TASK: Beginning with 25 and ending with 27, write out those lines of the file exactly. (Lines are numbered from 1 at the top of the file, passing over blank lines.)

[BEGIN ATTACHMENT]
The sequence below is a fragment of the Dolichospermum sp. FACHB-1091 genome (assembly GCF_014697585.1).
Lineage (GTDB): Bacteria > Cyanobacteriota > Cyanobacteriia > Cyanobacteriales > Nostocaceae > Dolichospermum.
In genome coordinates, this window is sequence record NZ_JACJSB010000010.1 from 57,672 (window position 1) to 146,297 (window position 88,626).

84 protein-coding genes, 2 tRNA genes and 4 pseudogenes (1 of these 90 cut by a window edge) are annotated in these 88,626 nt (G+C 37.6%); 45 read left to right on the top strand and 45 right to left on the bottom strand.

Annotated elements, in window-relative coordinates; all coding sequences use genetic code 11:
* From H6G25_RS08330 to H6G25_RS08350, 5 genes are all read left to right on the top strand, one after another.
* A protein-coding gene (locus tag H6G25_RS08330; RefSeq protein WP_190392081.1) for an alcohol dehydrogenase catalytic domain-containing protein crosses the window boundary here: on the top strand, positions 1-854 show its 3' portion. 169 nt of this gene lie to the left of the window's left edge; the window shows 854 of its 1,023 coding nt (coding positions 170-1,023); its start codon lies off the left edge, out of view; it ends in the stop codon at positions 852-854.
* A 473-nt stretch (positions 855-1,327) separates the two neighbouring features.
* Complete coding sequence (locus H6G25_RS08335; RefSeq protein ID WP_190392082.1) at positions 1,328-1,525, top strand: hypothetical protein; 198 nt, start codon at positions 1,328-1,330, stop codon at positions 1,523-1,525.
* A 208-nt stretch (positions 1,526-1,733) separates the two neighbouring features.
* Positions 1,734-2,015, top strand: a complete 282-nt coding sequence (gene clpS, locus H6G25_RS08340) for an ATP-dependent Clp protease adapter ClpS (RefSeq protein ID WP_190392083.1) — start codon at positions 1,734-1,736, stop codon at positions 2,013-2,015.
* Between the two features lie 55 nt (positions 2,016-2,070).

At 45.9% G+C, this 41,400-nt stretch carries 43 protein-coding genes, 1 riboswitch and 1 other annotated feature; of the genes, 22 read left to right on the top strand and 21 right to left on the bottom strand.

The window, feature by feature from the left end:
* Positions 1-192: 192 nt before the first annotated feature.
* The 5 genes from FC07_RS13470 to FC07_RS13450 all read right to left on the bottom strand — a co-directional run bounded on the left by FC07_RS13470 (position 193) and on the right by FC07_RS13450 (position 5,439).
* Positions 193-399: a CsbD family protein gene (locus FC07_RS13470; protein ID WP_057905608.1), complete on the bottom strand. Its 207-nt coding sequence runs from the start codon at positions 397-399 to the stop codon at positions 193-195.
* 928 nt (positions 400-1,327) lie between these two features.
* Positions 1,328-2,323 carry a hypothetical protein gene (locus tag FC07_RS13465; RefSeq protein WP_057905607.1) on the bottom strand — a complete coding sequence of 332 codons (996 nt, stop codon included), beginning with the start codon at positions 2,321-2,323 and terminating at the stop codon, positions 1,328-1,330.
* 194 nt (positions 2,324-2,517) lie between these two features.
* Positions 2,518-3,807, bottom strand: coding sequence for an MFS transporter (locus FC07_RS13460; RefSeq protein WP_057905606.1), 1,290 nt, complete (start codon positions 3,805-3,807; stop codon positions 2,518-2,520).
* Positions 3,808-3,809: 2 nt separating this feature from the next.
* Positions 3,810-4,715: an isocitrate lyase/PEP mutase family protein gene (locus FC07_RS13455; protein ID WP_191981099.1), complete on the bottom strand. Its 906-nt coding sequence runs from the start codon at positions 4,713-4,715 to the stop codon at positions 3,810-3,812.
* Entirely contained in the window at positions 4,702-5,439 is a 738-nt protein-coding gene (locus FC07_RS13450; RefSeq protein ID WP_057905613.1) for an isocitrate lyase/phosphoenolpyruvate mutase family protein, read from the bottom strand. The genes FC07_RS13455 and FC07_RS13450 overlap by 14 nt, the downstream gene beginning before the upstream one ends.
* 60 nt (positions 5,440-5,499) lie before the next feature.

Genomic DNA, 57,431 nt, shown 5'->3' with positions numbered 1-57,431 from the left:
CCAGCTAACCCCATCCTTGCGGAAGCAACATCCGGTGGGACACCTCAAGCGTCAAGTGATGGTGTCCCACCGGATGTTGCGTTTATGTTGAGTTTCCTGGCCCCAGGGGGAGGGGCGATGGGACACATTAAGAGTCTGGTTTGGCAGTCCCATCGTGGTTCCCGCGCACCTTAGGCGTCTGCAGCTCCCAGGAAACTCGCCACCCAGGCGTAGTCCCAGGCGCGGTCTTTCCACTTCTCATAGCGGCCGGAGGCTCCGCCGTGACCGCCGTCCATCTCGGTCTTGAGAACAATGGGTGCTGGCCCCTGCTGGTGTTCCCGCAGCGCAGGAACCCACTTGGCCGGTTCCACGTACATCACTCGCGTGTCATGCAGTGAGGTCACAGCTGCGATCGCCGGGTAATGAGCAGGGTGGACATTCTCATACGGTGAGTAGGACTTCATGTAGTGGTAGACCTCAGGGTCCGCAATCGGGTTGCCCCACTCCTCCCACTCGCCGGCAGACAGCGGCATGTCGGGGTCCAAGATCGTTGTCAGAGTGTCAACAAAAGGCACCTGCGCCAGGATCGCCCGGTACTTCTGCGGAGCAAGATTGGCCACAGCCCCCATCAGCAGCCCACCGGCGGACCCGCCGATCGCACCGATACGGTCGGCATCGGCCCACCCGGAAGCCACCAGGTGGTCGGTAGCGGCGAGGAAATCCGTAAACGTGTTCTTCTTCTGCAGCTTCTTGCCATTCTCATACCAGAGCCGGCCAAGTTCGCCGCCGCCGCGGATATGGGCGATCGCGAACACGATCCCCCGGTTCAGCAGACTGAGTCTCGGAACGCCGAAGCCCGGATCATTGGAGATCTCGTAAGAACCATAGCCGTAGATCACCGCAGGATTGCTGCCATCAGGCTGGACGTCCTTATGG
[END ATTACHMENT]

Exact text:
* 60 nt (positions 5,440-5,499) lie before the next feature.

Genomic DNA, 57,431 nt, shown 5'->3' with positions numbered 1-57,431 from the left:
CCAGCTAACCCCATCCTTGCGGAAGCAACATCCGGTGGGACACCTCAAGCGTCAAGTGATGGTGTCCCACCGGATGTTGCGTTTATGTTGAGTTTCCTGGCCCCAGGGGGAGGGGCGATGGGACACATTAAGAGTCTGGTTTGGCAGTCCCATCGTGGTTCCCGCGCACCTTAGGCGTCTGCAGCTCCCAGGAAACTCGCCACCCAGGCGTAGTCCCAGGCGCGGTCTTTCCACTTCTCATAGCGGCCGGAGGCTCCGCCGTGACCGCCGTCCATCTCGGTCTTGAGAACAATGGGTGCTGGCCCCTGCTGGTGTTCCCGCAGCGCAGGAACCCACTTGGCCGGTTCCACGTACATCACTCGCGTGTCATGCAGTGAGGTCACAGCTGCGATCGCCGGGTAATGAGCAGGGTGGACATTCTCATACGGTGAGTAGGACTTCATGTAGTGGTAGACCTCAGGGTCCGCAATCGGGTTGCCCCACTCCTCCCACTCGCCGGCAGACAGCGGCATGTCGGGGTCCAAGATCGTTGTCAGAGTGTCAACAAAAGGCACCTGCGCCAGGATCGCCCGGTACTTCTGCGGAGCAAGATTGGCCACAGCCCCCATCAGCAGCCCACCGGCGGACCCGCCGATCGCACCGATACGGTCGGCATCGGCCCACCCGGAAGCCACCAGGTGGTCGGTAGCGGCGAGGAAATCCGTAAACGTGTTCTTCTTCTGCAGCTTCTTGCCATTCTCATACCAGAGCCGGCCAAGTTCGCCGCCGCCGCGGATATGGGCGATCGCGAACACGATCCCCCGGTTCAGCAGACTGAGTCTCGGAACGCCGAAGCCCGGATCATTGGAGATCTCGTAAGAACCATAGCCGTAGATCACCGCAGGATTGCTGCCATCAGGCTGGACGTCCTTATGG